I also completed The Legend of Zelda: Skyward Sword
, but if you want to see my thoughts on it I direct you to the Skyward Sword topic in the main Nintendo thread (spoiler alert: I didn't like it).
The first real game I want to talk about, though, is Teh Eldar Scrollz 5: Skirim
for the PS3. Hmm...something seems to be a little buggy about that title. No matter. I'll fix it 2 months down the line with a post-"post" edit when I actually give a damn.
Sadly, I put more effort into that cheap joke than Bethesda put into this port.
I can't stress enough
just how abysmal
the PS3 version of this game is, and how little Bethesda obviously cared about it. I've run into at least 8-10 quests that are permanently broken, massive framerate drops, frequent crashes (many spawning corrupted save data, which if I hadn't stopped playing would have permanently damaged my PS3), and just overall weirdness
all around. It's sad because I did genuinely like this game when it worked, though I have to admit that the overall experience is kind of monotonous. There's plenty to do and things to see, but none of it is altogether exceptional. Even the epic "random" (yeah right...I fought so many "random" dragons in Winterhold that I swear it must be the Dragon Capital of Skyrim) dragon fights lose their edge when you've done 4-5 of them in the space of 3-4 hours just going about your business.
It's a tradition of mine to always finish a game before I talk about it, so I can have an educated opinion when talking about the full game. Well, this time I got most of the way through the main quest (I was at the point where you need to make "Dragonsreach" live up to its name) before I just stopped out of sheer irritation with the general lack of effort and polish in this version of the game. However, I did put in well over 120 hours into the game, so as far as I'm concerned it's perfectly fair since Bethesda couldn't be bothered to release a complete game. As usual, Bethesda overreaches and creates a massive world full of somewhat-above-average content that they aren't talented enough to do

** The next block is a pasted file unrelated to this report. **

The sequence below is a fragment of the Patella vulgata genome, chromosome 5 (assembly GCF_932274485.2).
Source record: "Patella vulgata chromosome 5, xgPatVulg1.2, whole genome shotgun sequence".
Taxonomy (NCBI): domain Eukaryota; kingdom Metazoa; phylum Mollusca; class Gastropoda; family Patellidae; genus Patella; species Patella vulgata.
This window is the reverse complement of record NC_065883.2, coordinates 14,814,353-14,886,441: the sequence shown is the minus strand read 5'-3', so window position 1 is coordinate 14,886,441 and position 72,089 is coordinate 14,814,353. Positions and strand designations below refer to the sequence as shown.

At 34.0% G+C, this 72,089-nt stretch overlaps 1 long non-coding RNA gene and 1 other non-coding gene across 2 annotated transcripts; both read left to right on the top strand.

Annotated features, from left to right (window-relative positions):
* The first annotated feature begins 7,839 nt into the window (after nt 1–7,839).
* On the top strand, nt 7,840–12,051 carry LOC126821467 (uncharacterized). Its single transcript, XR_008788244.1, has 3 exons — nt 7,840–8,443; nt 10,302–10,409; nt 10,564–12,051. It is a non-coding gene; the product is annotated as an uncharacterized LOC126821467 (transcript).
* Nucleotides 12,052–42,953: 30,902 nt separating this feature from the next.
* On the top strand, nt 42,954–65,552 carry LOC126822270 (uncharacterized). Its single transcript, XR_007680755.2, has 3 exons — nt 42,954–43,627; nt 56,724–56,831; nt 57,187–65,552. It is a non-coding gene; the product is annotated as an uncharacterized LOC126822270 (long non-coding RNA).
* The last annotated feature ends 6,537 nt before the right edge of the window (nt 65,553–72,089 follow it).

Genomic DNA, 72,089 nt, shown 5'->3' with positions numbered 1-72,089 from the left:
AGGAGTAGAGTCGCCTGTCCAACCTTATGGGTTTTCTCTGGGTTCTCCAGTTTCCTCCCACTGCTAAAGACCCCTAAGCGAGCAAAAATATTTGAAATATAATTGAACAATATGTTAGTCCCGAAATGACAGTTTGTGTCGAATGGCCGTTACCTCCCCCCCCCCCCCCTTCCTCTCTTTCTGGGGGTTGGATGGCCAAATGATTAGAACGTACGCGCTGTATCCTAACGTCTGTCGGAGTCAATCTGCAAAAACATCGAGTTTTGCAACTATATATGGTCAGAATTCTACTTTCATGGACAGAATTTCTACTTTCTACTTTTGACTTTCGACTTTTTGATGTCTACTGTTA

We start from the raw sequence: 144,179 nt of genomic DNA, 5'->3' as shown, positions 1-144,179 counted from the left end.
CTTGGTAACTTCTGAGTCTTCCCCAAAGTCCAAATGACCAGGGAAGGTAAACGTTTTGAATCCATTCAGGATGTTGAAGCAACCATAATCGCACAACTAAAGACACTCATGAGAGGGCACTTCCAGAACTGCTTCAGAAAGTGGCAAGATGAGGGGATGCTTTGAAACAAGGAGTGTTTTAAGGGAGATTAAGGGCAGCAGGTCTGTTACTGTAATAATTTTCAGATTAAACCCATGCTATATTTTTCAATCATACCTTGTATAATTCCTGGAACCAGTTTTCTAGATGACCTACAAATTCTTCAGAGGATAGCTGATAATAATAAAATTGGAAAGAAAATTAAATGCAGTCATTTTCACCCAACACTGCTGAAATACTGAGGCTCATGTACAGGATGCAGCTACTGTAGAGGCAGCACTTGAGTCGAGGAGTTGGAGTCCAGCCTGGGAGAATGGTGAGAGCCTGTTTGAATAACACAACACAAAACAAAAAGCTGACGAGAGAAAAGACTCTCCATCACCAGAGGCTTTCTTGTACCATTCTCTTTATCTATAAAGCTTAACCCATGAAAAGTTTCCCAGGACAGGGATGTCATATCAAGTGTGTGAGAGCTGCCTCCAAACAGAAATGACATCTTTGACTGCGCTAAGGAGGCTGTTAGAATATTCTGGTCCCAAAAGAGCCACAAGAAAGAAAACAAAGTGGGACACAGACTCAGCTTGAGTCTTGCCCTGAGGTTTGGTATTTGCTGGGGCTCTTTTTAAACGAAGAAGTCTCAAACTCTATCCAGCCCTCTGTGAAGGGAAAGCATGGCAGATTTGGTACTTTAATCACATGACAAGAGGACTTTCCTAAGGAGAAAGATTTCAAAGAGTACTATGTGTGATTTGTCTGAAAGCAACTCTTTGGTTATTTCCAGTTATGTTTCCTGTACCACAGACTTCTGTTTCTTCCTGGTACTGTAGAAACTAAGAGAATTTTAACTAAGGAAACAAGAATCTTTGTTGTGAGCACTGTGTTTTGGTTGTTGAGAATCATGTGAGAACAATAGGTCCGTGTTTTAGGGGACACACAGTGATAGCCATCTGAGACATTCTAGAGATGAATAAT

without major issues. Overall, even setting aside the massive technical issues I don't see how this could be a consensus "Game of the Year" title. It's very addictive, but the overall experience is merely above-average.
And no, I'm not going to pick the game up on PC or 360. I'm not repeating 120+ hours of content just because Bethesda can't ever be bothered to produce a quality $60 product on PS3.
The other game I want to cover is Trine 2
, a game I did
complete. Overall, it's more Trine with much prettier visuals (seriously, this may be the most gorgeous game I've played this year) and fewer gameplay options, and there's really little else to it. The only really new gameplay element added is using the environment to water plants that create platforms and bridges, and that gets old pretty fast.
As I mentioned, the game is actually nerfed somewhat from the original Trine, with some of the more interesting abilities of the original game removed (mostly involving the Wizard). For instance, the Wizard can no longer "surf" across chasms by levitating a platform supporting a box the Wizard is standing on. The Wizard can also no longer create a floating object in the environment that the Thief can grapple from. The former's removal is especially baffling because it doesn't really change the game all that much. Instead of "surfing" across chasms, you can now just stroll past many puzzles by creating a platform in mid-air, and then jumping on and off it to cross gaps as it falls. So the game is still as broken in that regard as before, just less interesting. Also unlike the first Trine, there is no inventory now (which makes very little sense, since that was one of the more fun aspects of the first game).
Aside from those changes, the gameplay is essentially unchanged from the first Trine, and so the game got a little monotonous for me towards the latter half of the game. It even repeats mistakes of the original game, such as having 3-4 pretty much identical
generic boss encounters. On an interesting note, I had the Platinum for this game (#46!) around halfway through the game, because they are based around fairly simple gameplay tricks that Trine 1 players should be well-familiar with rather than progression. I mention this because without rewards for acquiring the XP bottles (and with the player's ability to respec their characters at any time), there's really no reason to play through these levels again once completed. That significantly diminishes the drive to explore the levels and find all their secrets.
Overall, Trine 2 is a good game that's probably a great
game for players new to the franchise. For returning Trine players, though, it's pretty same-y. But man is Trine 2 visually astounding, every level flooded
with color and detail.